The Greatest Man Who Ever Lived

This is a fabulous book! Every chapter that I read brought another issue forward that I had not ever thought about or shed a different light on how Jesus lived. I have thought about what I read for hours after I read it! I highly recommend this book to everyone. You can get it here.


Steven K Scott, the author of “The Greatest Man Who Ever Lived,” talks about Jesus’ life and how we can learn to live a “purpose-accomplished life” from the lessons he displayed for us in his everyday life and through the stories he told. I learned a lot about myself by reading this book. Here are a couple of quotes that were thought-provoking to me:

“Jesus didn’t offer words of praise who used their talents and gifts to ‘just get by.'”

“The first and most important step in communicating with others is gaining an accurate understanding your listener’s frame of reference.”

“Knowing the power that knowledge of truth brings to a conversation, I am always amazed at how much of our communication is based on everything but truth.”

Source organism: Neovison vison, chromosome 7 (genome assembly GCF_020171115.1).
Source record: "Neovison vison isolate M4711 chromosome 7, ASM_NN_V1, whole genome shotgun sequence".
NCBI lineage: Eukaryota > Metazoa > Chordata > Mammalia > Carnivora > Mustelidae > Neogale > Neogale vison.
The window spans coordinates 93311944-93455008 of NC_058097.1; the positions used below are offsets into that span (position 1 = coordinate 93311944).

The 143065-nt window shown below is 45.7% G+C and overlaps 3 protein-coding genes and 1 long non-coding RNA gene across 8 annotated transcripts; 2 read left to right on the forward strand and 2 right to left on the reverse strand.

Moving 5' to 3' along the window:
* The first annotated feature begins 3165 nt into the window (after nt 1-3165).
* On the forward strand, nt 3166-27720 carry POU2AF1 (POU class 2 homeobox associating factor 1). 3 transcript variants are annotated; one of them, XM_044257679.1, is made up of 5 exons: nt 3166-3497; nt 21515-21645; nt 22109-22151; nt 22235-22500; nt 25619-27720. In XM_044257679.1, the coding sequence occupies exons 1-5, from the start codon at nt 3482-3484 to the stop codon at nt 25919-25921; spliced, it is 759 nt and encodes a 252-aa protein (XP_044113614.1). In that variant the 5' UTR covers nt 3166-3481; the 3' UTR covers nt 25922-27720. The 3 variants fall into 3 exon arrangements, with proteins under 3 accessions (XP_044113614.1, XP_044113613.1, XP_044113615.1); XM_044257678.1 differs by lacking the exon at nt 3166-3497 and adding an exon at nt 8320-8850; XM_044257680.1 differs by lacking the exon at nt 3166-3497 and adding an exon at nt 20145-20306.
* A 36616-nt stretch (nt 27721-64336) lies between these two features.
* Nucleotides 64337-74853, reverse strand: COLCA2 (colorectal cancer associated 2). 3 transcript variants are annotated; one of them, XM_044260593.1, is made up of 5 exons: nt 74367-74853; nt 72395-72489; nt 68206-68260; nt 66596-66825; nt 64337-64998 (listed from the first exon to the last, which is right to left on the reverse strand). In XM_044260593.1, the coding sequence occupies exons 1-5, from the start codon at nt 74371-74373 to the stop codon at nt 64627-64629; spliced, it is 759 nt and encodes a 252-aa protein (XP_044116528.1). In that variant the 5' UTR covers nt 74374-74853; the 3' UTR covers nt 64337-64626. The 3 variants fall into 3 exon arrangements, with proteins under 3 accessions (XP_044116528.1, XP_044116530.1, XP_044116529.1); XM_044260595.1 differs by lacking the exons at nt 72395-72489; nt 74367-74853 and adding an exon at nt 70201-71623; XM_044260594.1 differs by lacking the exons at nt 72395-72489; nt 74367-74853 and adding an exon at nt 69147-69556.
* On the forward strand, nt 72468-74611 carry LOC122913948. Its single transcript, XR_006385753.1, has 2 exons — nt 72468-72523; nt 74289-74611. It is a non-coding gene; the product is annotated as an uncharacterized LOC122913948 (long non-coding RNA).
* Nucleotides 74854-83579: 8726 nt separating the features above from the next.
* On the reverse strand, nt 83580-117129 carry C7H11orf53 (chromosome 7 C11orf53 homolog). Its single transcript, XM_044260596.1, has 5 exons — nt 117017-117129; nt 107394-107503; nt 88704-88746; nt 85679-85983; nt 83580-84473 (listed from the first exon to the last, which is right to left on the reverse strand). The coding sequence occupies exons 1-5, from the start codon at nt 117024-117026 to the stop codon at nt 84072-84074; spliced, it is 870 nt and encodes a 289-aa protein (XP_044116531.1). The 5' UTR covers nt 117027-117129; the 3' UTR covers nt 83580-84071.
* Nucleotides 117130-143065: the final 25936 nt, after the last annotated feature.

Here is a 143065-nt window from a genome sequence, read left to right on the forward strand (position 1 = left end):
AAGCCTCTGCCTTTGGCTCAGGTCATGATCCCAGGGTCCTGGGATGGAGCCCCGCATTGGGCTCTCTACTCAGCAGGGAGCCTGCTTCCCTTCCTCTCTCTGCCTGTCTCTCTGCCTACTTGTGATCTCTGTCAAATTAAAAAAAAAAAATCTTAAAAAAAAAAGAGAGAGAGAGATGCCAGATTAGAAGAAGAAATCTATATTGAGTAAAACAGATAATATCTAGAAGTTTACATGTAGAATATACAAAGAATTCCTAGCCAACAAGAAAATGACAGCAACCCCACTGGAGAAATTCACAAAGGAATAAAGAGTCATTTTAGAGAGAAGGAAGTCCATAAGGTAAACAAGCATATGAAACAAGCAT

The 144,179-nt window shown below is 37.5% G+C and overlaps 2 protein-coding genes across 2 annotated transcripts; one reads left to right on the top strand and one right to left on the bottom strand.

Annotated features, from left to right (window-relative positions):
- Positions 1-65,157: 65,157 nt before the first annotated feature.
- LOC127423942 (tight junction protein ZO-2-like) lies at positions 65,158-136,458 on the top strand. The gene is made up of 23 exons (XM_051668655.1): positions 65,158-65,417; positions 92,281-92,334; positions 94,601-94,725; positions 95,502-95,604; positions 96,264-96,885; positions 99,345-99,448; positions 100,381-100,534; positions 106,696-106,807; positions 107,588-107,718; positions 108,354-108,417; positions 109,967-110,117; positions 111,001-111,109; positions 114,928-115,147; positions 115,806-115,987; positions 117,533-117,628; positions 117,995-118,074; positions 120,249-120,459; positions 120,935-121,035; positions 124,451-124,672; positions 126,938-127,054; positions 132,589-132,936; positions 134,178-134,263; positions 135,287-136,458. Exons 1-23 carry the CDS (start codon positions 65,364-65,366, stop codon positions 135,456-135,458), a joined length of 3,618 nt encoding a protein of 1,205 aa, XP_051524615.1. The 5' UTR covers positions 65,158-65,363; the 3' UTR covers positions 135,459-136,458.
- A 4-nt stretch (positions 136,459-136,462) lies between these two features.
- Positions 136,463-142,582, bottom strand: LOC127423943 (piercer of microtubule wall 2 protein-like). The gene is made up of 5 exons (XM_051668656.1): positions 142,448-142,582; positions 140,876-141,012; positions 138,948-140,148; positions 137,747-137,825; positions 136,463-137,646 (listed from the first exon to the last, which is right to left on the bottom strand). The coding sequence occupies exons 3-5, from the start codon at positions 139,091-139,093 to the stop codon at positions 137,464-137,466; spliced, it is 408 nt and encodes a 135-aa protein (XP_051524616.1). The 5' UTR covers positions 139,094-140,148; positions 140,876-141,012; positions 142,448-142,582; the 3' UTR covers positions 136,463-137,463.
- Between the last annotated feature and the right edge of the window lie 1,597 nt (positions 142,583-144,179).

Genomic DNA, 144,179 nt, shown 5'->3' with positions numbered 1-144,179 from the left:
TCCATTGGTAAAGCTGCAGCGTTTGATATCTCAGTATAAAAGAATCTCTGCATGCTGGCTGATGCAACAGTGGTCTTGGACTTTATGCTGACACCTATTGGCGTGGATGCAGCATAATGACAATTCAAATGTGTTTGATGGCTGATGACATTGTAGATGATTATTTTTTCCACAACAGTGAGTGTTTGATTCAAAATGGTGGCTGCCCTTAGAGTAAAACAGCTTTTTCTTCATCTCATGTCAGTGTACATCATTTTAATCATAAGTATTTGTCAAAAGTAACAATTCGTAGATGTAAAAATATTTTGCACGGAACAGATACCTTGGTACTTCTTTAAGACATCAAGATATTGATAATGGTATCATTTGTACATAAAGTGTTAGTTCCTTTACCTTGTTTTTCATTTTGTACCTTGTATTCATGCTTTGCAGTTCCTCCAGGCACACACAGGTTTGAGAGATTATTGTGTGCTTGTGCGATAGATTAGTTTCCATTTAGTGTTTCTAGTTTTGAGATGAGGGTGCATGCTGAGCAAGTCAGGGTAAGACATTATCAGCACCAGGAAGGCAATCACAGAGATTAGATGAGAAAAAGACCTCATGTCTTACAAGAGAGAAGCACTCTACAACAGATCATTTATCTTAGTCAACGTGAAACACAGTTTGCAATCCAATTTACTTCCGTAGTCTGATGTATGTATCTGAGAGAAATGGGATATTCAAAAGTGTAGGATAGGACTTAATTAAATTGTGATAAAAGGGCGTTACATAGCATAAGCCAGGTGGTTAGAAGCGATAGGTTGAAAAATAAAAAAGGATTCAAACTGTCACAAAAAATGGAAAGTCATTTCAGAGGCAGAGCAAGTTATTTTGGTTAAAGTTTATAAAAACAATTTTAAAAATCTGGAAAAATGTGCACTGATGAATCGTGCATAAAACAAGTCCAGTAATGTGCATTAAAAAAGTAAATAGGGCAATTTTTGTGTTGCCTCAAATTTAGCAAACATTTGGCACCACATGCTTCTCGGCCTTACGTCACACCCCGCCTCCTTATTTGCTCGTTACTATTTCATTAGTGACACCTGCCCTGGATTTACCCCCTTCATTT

“Had they not seized the opportunity of the moment, they could have missed the opportunity of a lifetime.”

“If you struggle with fear in your relationships, it is likely because you are more concerned about what you can get from that relationship than about what you can give.”

“We so often live in the illusion that time is our least important commodity and that there will always be more of it later to do what we need or what we want to do.”

“When we experience adversity our natural inclination is to either withdraw into our shell or strike out in anger at whomever or whatever we can blame…. In his teachings, he repeatedly tells his disciples to proactively face their adveristy with courage.”

“No matter how terrible others in the workplace may act, what is far more important is how I act.”

“We need to make an effort to perform beyond the expectations of our boss or spouse or children.”

To see how these quotes all come together, check “The Greatest Man Who Ever Lived” out.

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